Publishing clearinghouse: ‘Entanglement’; Book Duet; ‘Death of the Daily News’; ‘Kaufmann’s’


Climate Fiction Reading Group: “Entanglement”
11 a.m.-noon, Nov. 7, World History Center, 3900 Posvar Hall

The World History Center is hosting the first meeting of the Climate Fiction Reading Group, where they will discuss Vandana Singh's novella “Entanglement” published in 2014The novella is global in scope, following ordinary people confronting climate change, from an Inuit biogeochemist in the Arctic to rural children in India. They support one another through Million Eyes, an experimental network that connects people virtually at critical moments when they need inspiration and support. Throughout the novella, Singh explores how technological innovations intersect with the looming problems of climate change, environmental degradation, and resource depletion. The novella is available online via the Pitt Library in the anthology “Hieroglyph: Stories and Visions for a Better Future (pages 352-398). Please RSVP to if you plan to attend. Vandana Singh is an Indian science fiction writer and physicist. She is an associate professor and chair of the Department of Physics and Earth Science at Framingham State University in Massachusetts. 


Book Duet: Kathy George and Suzanne Staggenborg
12:30-2 p.m. Nov. 17, 602 Cathedral of Learning or via Zoom

The Humanities Center will host a book duet featuring Kathy George and her “The Blues Walked In and Suzanne Staggenborg and her “Grassroots Environmentalism.” This is part of a new Humanities Center series that brings books recently published by Pitt faculty into the conversation. George and Staggenborg will select excerpts from each other's books for discussion, and they will be available at the Humanities Center's shared folder. This event will be hybrid, so you can attend in person in 602 Cathedral of Learning or via Zoom at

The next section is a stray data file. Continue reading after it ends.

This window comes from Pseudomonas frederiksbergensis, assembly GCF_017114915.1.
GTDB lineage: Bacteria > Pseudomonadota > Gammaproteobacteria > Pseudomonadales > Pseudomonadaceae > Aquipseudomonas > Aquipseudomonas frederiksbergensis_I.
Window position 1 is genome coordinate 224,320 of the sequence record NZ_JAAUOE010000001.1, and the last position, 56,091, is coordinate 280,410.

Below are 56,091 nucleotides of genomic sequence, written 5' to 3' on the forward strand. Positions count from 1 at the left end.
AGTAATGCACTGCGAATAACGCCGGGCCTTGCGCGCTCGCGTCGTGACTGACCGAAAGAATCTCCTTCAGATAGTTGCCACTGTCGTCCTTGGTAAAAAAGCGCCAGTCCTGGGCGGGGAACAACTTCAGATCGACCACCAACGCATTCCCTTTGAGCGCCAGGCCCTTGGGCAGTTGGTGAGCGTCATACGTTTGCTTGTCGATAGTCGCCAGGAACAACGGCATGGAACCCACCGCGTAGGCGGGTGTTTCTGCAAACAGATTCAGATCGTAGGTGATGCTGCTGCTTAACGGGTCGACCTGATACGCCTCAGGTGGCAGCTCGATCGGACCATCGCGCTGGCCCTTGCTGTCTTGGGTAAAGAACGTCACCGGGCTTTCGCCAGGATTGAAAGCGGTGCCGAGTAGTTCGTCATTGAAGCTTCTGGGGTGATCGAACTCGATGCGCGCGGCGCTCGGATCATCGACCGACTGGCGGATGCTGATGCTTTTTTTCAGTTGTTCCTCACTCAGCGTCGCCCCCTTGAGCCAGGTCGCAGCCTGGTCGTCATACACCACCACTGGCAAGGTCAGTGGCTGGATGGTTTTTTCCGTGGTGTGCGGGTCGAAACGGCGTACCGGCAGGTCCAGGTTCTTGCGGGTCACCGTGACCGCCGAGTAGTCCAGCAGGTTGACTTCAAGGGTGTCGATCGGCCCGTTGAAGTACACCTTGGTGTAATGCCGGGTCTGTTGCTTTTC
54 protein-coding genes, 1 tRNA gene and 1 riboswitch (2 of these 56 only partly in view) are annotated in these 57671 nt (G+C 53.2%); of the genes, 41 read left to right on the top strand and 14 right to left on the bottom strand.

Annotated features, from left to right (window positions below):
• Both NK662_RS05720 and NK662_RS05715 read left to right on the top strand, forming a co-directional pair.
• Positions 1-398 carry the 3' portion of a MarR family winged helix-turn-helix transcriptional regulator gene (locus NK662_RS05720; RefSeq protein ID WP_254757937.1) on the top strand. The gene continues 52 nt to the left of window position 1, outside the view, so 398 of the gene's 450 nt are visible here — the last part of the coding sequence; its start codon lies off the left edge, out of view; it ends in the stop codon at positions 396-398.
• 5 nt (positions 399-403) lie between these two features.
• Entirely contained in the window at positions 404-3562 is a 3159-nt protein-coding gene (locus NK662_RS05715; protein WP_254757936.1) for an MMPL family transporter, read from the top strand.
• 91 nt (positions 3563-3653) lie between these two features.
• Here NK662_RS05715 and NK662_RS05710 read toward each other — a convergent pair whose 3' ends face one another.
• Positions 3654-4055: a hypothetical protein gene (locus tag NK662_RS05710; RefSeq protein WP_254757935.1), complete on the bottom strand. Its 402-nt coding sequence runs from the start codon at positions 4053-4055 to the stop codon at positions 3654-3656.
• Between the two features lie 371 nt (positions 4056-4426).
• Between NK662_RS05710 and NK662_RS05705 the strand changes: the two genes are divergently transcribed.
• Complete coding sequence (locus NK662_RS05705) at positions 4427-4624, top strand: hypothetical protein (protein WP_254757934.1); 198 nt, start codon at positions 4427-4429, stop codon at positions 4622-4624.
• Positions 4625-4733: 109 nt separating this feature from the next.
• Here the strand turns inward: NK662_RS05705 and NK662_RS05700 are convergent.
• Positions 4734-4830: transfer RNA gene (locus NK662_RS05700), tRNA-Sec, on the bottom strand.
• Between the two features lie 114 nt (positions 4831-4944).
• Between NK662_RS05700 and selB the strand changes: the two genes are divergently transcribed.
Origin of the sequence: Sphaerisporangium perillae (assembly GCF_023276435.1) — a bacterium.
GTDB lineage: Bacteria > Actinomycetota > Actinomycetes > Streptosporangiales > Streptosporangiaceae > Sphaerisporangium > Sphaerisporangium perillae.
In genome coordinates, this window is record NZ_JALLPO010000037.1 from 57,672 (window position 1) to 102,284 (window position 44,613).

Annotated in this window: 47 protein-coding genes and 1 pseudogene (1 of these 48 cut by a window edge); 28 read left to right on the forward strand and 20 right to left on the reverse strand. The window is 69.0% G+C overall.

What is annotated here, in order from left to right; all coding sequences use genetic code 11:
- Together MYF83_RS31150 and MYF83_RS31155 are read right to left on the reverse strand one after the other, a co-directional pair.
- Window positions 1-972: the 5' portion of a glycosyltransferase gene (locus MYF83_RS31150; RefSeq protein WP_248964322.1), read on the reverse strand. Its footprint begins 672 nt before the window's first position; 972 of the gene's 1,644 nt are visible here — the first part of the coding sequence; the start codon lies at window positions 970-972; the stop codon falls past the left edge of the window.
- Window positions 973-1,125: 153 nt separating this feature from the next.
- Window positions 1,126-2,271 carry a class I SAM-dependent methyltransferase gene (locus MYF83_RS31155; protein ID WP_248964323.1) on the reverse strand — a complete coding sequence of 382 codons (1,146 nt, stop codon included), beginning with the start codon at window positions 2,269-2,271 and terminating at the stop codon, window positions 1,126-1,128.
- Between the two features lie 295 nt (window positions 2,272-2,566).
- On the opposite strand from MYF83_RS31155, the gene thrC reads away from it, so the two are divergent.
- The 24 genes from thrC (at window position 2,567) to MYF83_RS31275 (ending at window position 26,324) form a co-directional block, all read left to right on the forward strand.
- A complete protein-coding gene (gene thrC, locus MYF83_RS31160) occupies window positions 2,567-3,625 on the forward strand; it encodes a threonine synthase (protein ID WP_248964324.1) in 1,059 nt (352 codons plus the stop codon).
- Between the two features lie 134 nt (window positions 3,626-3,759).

“Death of the Daily News: How Citizen Gatekeepers Can Save Local Journalism” by Andy Conte (University of Pittsburgh Press, September 2022)

McKeesport once had a population of more than 50,000 people and a newspaper that dated back to the 19th century. With the loss of their local paper in 2015, residents now struggle to make sense of what goes on in their community and to separate facts from gossip — often driven by social media. The changes taking place in this one Pennsylvania community are being repeated across the United States as hundreds of local newspapers close, creating news deserts and leaving citizens with little access to reliable local journalism. Even in the bleakest places, citizens are discovering what happens in their communities and becoming gatekeepers to information for the people around them. 


“Kaufmann’s: The Family That Built Pittsburgh’s Famed Department Store” by Marylynne Pitz and Laura Malt Schneiderman (University of Pittsburgh Press, October 2022)

“Kaufmann’s” recounts the story of one of Pittsburgh’s most beloved department stores, pulling back the curtain to reveal the hardships, triumphs, and complicated legacy of the prominent family behind its success.


The University Times welcomes information about new books, journals, plays and musical compositions written or edited by faculty and staff.

Newly published works can be submitted through this link. Please keep the book descriptions short and accessible to a general audience.

Journals should be peer-reviewed. Self-published works will not be accepted. The listings also are restricted to complete works, because individual chapters, articles, works of art and poems would be too numerous.

We’ll also be highlighting some books and book talks with connections to Pitt.

If you have any questions, please contact editor Susan Jones at or 412-648-4294.